Syrian refugee businessmen lament coming crackdown

A government pledge to close hundreds of Syrian refugee-owned businesses operating without licenses is driven by political, not economic concerns

At the final stretch of the Lebanese portion of the Beirut-Damascus highway, between the villages of Bar Elias and Masnaa in the eastern fringes of the rural Beqaa Valley, almost every other shop has the word “Sham” (which can mean both “Damascus” and “Syria”) in its name. And, aptly enough, nearly every person here these days is Syrian, most of them refugees from the brutal war raging just a few kilometers away on the other side of the snow-capped Anti-Lebanon mountains.

 

Cut off from their livelihoods at home, many of them have opened small businesses – mostly restaurants, grocery stores, and cheap goods outlets – almost invariably without obtaining legal licenses. Having operated for months without disturbance from the Lebanese authorities, these small enterprises will now face closure from next week, according to a government announcement Tuesday, in a move that coincides with a wider crackdown on Syrian refugees, including stricter measures at border crossings. Speaking to AFP Thursday, Caretaker Economy Minister Nicolas Nahhas said the 377 identified refugee-owned businesses in Lebanon were creating “unfair competition,” and that Syrians in Lebanon did not have the right to work in “business and commerce.”

 

Though most Syrian business owners NOW met in the area on Thursday insisted they had licenses – claims of which their neighbors were quietly skeptical – they were nevertheless unhappy with the government’s decision.

 

“What’s the reason for this? Give me a reason!” said a cell phone accessories store owner, who preferred not to be named. His tone was not so much angry as genuinely confused: “Are we really harming the economy? Does it really hurt the Lebanese for us to be here as Syrians, selling to other Syrians, keeping to ourselves?”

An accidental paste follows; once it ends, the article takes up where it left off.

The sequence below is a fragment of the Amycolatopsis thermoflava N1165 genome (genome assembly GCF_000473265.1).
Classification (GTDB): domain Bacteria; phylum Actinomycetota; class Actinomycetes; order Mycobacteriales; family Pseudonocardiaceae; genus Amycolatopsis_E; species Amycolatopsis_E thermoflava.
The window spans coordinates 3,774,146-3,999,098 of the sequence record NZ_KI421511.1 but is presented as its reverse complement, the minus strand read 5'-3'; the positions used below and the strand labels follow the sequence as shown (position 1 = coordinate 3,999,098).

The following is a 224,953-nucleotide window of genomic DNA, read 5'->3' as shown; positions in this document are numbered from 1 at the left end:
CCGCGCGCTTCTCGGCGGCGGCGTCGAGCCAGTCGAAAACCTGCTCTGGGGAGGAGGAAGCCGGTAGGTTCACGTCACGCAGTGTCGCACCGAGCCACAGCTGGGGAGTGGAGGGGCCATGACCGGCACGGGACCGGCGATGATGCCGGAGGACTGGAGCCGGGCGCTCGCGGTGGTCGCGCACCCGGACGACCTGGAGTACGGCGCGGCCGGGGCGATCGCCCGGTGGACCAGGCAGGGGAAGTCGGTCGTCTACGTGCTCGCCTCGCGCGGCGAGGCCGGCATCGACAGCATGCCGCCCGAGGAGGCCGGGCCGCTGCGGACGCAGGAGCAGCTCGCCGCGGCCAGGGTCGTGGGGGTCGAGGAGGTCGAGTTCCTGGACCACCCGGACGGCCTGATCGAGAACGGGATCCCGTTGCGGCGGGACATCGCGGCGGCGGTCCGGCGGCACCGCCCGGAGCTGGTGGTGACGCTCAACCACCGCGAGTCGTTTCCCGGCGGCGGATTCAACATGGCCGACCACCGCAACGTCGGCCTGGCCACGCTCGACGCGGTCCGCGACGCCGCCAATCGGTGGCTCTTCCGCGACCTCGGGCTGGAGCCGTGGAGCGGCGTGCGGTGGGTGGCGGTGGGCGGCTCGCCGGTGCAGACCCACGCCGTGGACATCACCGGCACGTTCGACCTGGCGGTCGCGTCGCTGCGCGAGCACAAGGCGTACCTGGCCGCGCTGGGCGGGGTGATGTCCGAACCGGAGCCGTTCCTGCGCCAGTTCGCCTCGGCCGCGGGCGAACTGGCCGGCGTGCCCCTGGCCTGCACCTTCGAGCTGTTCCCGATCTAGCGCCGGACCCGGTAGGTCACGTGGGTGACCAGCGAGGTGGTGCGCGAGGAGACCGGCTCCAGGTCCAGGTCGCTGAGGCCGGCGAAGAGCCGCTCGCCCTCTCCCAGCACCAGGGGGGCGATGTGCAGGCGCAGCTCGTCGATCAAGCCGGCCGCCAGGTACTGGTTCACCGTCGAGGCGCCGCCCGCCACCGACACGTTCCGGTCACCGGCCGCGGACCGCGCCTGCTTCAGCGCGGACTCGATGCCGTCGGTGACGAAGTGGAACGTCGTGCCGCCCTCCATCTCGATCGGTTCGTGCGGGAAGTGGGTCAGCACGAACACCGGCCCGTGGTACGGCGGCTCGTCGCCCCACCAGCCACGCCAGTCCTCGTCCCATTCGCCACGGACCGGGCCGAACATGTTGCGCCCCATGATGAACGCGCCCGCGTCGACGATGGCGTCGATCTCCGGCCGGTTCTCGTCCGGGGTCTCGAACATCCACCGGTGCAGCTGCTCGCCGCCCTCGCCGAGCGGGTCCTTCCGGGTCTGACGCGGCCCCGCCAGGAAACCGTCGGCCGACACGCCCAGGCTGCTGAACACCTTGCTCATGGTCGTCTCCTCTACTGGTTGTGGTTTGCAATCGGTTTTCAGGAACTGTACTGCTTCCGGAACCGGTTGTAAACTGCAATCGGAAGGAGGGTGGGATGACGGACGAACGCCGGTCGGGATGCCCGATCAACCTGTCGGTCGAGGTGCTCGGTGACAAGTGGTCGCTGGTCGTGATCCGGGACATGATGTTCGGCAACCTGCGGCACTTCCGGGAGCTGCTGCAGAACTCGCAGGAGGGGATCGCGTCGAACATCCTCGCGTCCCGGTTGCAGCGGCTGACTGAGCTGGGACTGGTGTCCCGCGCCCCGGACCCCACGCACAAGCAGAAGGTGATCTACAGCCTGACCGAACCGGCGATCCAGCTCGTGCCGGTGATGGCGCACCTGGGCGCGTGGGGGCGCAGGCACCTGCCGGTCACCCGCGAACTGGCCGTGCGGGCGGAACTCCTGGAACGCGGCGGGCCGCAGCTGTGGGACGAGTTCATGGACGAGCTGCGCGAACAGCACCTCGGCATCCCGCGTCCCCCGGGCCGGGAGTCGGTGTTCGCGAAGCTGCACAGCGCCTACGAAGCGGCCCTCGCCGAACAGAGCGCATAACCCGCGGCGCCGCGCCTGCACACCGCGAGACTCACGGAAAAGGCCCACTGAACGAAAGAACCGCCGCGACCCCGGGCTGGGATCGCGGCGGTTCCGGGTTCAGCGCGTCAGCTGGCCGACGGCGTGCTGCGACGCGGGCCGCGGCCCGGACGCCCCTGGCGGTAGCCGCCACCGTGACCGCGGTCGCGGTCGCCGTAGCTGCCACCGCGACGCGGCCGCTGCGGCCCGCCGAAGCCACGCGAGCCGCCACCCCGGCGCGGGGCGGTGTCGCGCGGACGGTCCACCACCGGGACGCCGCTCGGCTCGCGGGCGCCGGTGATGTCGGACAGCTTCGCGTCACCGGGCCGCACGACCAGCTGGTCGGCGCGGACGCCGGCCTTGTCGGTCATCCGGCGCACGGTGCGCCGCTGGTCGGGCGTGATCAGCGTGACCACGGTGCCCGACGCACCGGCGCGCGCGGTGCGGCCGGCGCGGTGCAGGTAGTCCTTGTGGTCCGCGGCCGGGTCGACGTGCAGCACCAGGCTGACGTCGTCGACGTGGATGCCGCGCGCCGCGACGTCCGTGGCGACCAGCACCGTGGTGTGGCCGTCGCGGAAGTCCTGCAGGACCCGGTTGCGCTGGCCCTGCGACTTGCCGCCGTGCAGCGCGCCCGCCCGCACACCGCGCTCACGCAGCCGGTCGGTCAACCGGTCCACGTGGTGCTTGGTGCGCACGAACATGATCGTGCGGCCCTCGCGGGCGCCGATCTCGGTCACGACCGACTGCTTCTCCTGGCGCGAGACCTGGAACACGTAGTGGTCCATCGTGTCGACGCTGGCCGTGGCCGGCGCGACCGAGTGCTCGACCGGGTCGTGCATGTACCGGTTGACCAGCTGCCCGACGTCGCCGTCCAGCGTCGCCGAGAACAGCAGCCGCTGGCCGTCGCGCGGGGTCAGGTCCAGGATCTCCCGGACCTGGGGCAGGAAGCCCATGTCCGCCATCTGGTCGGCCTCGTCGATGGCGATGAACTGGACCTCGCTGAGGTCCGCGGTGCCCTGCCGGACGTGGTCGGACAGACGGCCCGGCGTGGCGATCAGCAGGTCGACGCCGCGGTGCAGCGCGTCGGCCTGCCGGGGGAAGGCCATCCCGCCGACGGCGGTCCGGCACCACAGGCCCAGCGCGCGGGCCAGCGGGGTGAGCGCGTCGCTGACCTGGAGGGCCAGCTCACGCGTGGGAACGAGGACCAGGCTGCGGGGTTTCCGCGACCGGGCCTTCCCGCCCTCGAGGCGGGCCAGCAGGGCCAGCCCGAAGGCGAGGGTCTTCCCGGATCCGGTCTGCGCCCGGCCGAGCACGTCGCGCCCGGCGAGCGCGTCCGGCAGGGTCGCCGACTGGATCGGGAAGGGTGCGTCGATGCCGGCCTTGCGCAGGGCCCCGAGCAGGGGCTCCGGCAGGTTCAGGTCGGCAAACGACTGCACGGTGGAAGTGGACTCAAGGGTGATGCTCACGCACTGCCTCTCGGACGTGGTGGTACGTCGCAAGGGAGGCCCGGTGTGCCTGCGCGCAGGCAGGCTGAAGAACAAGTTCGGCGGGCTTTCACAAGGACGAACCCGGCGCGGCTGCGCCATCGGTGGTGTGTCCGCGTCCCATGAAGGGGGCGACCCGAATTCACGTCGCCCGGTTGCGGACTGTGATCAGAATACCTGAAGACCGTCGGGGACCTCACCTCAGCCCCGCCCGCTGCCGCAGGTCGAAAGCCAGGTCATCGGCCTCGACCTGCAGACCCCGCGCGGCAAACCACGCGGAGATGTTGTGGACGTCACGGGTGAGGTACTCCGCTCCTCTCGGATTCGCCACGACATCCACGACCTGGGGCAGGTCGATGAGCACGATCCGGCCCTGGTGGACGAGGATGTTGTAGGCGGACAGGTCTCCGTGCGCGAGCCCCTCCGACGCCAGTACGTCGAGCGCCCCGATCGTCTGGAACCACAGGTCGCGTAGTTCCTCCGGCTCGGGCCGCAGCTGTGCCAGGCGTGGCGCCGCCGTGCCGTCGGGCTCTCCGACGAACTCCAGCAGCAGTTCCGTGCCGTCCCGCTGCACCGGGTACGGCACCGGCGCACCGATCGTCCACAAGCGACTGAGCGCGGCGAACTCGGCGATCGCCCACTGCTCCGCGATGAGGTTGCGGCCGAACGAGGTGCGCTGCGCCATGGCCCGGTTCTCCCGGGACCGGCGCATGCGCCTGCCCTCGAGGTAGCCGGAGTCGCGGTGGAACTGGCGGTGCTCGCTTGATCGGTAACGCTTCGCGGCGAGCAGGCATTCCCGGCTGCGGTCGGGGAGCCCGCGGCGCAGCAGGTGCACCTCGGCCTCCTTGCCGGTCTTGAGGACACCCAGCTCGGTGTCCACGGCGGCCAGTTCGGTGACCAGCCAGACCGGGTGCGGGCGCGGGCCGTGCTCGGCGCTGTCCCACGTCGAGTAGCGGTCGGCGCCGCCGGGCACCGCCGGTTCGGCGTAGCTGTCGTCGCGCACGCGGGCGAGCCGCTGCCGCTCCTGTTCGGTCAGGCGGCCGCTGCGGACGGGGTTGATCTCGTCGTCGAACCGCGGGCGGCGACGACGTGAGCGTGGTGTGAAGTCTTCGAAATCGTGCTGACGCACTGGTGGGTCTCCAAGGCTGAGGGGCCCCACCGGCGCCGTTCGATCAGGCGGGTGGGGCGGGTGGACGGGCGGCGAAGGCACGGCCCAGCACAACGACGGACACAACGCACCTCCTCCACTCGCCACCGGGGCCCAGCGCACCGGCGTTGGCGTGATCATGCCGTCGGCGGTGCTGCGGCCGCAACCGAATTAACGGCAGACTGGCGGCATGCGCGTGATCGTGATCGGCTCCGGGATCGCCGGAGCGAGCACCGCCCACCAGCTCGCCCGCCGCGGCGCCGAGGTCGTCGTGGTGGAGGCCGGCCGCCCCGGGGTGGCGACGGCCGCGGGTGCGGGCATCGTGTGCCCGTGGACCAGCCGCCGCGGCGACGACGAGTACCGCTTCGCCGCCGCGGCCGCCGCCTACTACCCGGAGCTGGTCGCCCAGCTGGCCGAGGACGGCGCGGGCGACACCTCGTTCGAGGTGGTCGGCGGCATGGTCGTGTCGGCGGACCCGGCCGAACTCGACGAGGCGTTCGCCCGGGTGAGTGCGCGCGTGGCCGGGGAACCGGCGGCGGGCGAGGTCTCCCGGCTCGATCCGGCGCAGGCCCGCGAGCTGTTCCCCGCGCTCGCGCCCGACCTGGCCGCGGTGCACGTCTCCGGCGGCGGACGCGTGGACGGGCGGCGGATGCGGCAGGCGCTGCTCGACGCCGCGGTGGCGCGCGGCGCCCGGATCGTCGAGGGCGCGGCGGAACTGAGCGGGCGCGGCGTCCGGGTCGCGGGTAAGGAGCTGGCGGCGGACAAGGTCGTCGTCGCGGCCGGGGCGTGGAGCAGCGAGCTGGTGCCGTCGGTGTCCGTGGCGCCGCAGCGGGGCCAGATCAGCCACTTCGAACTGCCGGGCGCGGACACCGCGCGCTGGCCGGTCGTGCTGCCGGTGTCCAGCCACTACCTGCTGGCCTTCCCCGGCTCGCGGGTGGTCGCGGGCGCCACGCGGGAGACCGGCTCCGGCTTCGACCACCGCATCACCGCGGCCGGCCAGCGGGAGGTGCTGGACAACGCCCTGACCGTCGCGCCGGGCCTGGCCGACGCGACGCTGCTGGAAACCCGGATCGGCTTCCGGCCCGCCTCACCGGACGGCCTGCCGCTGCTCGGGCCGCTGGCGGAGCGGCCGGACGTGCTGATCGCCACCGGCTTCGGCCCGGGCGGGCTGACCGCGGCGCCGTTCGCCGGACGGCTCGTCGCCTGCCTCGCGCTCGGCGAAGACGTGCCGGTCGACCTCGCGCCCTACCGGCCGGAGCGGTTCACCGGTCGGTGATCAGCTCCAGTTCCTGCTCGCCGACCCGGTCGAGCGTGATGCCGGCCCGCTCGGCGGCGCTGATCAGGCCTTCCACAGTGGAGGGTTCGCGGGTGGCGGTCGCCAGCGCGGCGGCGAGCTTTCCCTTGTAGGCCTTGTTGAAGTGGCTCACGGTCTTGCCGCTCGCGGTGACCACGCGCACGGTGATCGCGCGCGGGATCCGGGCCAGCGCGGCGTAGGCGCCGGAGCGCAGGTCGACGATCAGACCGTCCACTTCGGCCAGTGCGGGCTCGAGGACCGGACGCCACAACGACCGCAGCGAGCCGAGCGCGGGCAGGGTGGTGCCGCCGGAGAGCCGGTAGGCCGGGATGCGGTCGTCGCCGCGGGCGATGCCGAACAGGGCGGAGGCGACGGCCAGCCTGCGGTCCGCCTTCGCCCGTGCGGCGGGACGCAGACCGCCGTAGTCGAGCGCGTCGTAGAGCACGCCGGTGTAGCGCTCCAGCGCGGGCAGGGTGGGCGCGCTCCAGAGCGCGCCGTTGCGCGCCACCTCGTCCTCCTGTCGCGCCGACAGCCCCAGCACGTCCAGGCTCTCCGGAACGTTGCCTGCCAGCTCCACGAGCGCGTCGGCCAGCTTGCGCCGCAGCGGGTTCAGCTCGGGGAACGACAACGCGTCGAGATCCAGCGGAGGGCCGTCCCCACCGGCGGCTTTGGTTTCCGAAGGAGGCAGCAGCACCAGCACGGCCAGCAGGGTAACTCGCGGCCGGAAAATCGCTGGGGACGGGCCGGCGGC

Others, too, dismissed the idea that their presence was undermining the Lebanese economy.

 

“They say we’re stealing Lebanese jobs, but we’re doing manual labor work that the Lebanese don’t want to do anyway, and we’re only here in the first place because of the war back at home,” said a restaurant employee.

 

Everyone NOW spoke to agreed the financial burden was the key factor discouraging the refugees from obtaining licenses.

 

“It can cost $1,000 a month or more to get a license, and most of these places don’t make more than $200 a month,” said a grocer.

 

“Even without paying for licenses, most of our businesses only stay open for a month or two before going broke and closing down,” said a baker. “Many have already returned to Syria – better to be killed there than die of hunger here.”

 

Some, however, merely shrugged off the news, saying they doubted the government would carry out its pledge.

 

“It’s well-known that all restaurants in Bar Elias are Syrian-owned, operating without licenses,” said a restaurateur from Homs, who admitted to not having a license himself. “The previous owner of this one told me that State Security came to him once and told him to get a license, but they never came back again to check if he did.” If the government really did close him down this time, he said, he would simply move and start another business elsewhere.

 

Analysts NOW spoke to shared the refugees’ scorn for the notion that the coming crackdown is driven by economic concerns, saying instead the government is responding to political pressures pertaining to Lebanon’s notoriously delicate power-sharing arrangements between sectarian communities.

 

“I don’t buy the claim that the refugees are cutting into Lebanese business,” said Dr. Hilal Khashan, professor of political science at the American University of Beirut. “The reason is political […] remember these are Sunni Muslims for the most part, and Lebanese are very sensitive to demographic numbers. Lebanon proved to be inhospitable to Palestinian refugees, mainly because they are Sunni, and here you have an even larger influx of Sunnis.” From the perspective of sectarian opponents, therefore, “this threatens to tip the demography in favor of the Sunnis.”

 

Nor does Khashan expect such tensions will alleviate any time soon.

 

“Initial expectations were that the Syrian conflict would not last long and these refugees would soon be returning to Syria. As it happened, the influx has increased steadily, and it seems that this conflict does not have an end in sight.”

 

 

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